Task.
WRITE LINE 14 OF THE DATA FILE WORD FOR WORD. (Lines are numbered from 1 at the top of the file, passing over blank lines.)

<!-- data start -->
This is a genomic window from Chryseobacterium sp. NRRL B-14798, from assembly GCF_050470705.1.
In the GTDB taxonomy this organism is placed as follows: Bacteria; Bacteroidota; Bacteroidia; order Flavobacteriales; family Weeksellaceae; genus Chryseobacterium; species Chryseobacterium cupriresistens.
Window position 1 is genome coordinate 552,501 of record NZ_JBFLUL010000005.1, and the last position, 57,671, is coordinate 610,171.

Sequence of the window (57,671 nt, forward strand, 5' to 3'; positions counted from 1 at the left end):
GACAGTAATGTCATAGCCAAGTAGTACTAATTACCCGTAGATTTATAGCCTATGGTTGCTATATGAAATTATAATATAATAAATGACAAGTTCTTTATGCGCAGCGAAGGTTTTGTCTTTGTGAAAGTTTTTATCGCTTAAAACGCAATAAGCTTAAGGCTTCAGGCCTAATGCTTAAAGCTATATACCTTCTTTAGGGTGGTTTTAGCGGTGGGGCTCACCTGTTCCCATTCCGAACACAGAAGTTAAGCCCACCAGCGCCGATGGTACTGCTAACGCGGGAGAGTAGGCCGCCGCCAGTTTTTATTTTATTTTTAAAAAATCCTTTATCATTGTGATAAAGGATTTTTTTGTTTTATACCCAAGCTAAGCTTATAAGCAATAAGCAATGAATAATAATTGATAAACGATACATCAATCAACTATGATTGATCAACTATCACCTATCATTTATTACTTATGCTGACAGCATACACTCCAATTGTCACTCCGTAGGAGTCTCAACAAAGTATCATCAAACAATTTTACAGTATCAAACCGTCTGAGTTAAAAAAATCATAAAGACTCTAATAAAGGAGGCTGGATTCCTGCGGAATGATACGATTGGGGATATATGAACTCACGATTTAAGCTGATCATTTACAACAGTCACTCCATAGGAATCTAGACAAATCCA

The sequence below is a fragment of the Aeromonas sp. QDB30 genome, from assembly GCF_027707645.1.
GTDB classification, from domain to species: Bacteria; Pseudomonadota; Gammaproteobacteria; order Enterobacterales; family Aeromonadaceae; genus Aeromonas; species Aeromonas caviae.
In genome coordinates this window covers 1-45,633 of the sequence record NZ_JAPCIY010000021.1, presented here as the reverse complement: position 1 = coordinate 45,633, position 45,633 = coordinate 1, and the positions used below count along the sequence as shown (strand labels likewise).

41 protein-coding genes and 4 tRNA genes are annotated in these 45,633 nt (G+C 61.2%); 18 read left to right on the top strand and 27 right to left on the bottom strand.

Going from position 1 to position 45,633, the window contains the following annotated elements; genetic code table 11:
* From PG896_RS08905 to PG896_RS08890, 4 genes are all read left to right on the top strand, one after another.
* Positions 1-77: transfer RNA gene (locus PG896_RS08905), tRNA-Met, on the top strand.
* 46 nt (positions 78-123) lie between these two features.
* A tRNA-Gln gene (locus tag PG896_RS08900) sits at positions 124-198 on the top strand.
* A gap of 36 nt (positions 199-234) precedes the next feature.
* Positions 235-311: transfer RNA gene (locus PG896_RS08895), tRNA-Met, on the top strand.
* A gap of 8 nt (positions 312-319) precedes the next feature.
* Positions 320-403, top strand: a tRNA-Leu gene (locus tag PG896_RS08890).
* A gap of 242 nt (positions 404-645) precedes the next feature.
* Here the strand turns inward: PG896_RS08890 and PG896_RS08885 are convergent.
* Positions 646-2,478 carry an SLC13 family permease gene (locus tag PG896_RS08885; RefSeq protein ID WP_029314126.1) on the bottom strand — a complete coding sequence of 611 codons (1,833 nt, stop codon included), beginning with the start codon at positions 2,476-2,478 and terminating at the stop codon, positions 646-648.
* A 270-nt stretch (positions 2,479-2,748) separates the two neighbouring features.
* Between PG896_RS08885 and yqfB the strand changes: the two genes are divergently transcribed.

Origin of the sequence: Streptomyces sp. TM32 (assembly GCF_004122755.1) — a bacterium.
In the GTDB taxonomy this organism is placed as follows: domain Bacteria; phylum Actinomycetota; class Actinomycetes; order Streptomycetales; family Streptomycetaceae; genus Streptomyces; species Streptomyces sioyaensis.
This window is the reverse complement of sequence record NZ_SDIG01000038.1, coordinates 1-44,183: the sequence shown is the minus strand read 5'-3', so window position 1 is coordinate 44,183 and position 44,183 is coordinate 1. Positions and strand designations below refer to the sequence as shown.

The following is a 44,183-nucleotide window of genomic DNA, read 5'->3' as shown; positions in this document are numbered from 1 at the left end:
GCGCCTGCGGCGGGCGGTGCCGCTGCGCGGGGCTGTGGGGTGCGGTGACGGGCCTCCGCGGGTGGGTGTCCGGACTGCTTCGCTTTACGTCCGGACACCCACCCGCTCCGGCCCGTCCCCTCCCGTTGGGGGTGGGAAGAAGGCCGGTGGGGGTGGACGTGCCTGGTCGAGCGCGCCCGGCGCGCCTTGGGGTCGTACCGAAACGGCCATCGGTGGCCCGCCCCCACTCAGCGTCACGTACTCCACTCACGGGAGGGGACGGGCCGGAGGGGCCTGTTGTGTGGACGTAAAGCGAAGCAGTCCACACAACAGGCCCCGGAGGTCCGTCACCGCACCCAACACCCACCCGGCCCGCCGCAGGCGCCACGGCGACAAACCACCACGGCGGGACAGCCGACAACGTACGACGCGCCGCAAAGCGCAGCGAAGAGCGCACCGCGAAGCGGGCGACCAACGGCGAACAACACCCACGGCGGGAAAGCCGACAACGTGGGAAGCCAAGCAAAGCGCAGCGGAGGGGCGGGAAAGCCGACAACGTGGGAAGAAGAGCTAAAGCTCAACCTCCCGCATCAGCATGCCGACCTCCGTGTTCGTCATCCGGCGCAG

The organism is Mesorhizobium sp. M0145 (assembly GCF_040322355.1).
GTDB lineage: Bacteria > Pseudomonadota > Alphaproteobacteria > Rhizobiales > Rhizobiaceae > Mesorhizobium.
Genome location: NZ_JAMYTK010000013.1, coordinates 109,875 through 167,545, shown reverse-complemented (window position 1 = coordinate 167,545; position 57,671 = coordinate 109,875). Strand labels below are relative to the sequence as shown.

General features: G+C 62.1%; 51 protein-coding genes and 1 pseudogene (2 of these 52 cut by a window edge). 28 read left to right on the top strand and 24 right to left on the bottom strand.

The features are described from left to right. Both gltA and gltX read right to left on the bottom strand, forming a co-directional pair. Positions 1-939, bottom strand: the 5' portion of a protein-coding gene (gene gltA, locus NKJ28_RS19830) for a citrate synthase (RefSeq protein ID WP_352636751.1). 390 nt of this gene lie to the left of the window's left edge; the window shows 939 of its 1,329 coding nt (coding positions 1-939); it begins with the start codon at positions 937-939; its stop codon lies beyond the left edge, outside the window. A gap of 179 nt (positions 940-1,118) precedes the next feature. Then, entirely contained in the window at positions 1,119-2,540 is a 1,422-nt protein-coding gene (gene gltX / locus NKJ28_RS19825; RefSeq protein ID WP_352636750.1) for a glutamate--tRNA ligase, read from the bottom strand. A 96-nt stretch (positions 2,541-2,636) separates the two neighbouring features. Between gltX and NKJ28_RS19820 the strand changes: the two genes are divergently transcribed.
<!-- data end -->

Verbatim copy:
* A tRNA-Gln gene (locus tag PG896_RS08900) sits at positions 124-198 on the top strand.